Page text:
Water can also build up behind retaining walls, increasing the pressure on them, and so they may include weep holes or some other form of drainage. Accumulating water can also reduce the stability of retained soil, and the friction between the retaining wall base and the soil beneath it.
 Types of retaining wall
Very broadly, retaining walls are ‘cut’ walls, in which the wall is cut into the existing slope, and ‘fill’ walls in which the retaining wall is built in front of the slope, and then the space behind It is filled.
There a wide variety of types of retaining wall:
 Gravity retaining wall
This type of wall depends on its mass to retain the material behind it and remain stable. Stone, concrete and brick masonry are the most common materials used in this type of wall construction. To maintain stability, the mass and friction of the interlocking wall materials must be greater than the force of the material being retained. Gravity walls might be suitable for heights of up to 2 to 3m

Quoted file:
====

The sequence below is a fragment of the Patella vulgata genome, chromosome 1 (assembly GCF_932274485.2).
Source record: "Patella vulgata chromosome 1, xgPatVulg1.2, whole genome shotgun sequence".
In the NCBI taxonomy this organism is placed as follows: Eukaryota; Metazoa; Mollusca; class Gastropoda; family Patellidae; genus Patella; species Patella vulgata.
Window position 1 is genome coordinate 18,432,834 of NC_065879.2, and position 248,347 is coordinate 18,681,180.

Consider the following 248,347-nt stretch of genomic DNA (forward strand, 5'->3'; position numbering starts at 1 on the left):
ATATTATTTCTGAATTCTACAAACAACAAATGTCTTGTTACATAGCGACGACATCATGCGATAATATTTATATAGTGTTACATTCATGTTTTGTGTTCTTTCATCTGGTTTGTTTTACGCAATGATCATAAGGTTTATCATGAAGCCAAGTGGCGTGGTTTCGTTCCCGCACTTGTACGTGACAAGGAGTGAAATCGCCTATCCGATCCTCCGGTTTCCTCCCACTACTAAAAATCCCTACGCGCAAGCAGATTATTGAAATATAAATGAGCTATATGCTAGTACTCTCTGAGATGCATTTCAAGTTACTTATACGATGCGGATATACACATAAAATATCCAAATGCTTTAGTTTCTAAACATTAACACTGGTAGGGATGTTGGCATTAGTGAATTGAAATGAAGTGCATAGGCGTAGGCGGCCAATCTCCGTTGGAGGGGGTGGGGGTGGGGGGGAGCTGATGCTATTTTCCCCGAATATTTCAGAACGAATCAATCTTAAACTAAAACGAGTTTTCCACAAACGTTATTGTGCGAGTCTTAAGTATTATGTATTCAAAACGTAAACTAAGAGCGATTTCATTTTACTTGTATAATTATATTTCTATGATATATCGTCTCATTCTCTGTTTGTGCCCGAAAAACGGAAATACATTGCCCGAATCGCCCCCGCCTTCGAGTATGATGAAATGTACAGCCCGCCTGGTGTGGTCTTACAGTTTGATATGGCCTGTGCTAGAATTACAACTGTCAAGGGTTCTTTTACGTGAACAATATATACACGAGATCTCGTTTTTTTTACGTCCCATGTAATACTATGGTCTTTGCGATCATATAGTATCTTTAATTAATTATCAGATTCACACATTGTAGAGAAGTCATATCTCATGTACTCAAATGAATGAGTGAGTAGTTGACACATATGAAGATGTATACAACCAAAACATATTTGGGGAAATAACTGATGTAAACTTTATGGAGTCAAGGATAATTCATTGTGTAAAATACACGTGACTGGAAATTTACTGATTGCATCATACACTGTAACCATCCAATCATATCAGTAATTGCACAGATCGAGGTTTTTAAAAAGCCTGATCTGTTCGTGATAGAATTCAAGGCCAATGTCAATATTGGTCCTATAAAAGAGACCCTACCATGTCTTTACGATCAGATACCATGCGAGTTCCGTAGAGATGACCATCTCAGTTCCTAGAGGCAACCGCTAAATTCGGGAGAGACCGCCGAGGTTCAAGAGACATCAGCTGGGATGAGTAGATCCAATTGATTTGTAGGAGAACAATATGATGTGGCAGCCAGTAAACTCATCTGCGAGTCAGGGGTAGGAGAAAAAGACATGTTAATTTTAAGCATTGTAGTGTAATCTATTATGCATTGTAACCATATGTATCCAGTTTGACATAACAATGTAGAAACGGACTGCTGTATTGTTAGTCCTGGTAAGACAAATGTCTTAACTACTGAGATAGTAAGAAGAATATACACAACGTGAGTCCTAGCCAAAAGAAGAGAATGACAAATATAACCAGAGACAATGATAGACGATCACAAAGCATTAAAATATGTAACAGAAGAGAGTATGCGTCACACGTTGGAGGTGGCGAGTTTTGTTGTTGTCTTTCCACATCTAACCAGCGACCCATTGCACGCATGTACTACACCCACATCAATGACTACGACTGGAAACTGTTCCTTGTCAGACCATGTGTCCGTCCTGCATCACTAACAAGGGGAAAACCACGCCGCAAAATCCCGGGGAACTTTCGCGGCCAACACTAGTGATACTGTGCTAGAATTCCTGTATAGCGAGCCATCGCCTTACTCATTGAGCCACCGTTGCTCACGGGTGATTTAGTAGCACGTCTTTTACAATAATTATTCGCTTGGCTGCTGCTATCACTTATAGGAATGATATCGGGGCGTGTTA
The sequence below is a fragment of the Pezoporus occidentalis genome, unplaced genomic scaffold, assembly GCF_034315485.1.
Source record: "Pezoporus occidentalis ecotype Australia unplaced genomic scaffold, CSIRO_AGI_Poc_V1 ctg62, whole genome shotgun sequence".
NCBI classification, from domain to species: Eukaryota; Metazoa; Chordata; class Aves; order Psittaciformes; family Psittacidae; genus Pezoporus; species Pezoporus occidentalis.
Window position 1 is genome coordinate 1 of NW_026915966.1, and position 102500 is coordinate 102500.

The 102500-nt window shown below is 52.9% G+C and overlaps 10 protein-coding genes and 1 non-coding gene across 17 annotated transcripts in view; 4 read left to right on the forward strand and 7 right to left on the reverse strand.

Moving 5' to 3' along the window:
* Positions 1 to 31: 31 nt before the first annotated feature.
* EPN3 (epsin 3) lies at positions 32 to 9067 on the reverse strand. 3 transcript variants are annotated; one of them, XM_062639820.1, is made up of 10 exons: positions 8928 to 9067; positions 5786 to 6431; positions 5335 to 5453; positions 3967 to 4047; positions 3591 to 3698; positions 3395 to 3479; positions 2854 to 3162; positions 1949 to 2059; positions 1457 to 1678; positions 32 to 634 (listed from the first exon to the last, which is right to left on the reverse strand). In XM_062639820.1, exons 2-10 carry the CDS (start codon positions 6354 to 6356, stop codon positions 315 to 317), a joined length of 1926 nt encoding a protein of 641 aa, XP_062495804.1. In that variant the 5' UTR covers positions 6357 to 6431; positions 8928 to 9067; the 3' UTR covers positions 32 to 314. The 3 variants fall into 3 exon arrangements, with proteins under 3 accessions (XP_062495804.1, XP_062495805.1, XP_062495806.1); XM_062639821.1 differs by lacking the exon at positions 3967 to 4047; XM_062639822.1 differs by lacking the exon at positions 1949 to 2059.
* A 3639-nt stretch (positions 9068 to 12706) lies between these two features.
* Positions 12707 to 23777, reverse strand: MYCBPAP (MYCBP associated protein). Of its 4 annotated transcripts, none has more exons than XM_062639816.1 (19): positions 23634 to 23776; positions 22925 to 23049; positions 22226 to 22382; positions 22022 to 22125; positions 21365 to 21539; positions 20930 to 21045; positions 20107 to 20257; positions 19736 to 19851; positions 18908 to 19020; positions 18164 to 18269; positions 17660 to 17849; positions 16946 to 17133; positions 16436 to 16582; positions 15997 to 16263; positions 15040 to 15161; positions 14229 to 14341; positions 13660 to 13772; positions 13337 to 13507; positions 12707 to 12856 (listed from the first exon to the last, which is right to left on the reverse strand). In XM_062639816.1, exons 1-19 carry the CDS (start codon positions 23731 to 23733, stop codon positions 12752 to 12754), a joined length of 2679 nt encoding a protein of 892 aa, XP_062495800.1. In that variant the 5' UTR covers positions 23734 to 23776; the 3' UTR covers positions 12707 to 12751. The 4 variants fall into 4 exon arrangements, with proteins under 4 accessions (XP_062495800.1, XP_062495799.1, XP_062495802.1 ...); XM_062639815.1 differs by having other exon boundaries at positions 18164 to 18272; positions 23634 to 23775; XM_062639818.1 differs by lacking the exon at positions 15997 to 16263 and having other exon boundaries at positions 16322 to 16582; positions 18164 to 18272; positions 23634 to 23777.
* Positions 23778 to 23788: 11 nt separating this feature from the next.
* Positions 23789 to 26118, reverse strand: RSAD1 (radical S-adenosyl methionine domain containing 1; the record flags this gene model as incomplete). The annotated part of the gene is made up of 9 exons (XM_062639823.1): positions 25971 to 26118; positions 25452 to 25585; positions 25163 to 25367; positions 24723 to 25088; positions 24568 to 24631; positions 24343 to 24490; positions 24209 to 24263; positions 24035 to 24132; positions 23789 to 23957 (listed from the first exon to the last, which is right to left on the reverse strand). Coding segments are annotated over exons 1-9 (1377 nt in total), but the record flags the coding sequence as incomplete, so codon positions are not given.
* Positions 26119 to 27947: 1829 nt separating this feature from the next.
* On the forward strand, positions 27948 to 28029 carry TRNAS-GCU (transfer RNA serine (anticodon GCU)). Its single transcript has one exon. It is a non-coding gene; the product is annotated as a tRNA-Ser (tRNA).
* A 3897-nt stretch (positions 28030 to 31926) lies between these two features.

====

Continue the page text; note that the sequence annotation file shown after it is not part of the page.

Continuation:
To better resisting pressure gravity retaining walls may have a ‘battered’ profile, (that is one face is sloping so that the wall is thicker at the bottom than the top. Either the face or the back of the wall may be battered. Very broadly, the base should be half to three-quarters of the wall’s height.
This type of wall can be made of timber, interlocking steel or vinyl panels, that have been driven into the ground up to the required depth and fixed in place by soil on either side at the base. These are most commonly used where the soil is soft and the space available is restricted. As a general rule, there is usually 1/3 of the pile above ground and 2/3 below ground. The piles must resist the bending forces induced by the retained material.
Concrete pile walls can be used to create permanent or temporary retaining walls. They are formed by placing piles directly adjacent to one another. These can be; closely-spaced contiguous pile walls, or interlocking secant walls, which depending on the composition of the secondary intermediate piles can be hard/soft, hard/firm or hard/hard secant walls.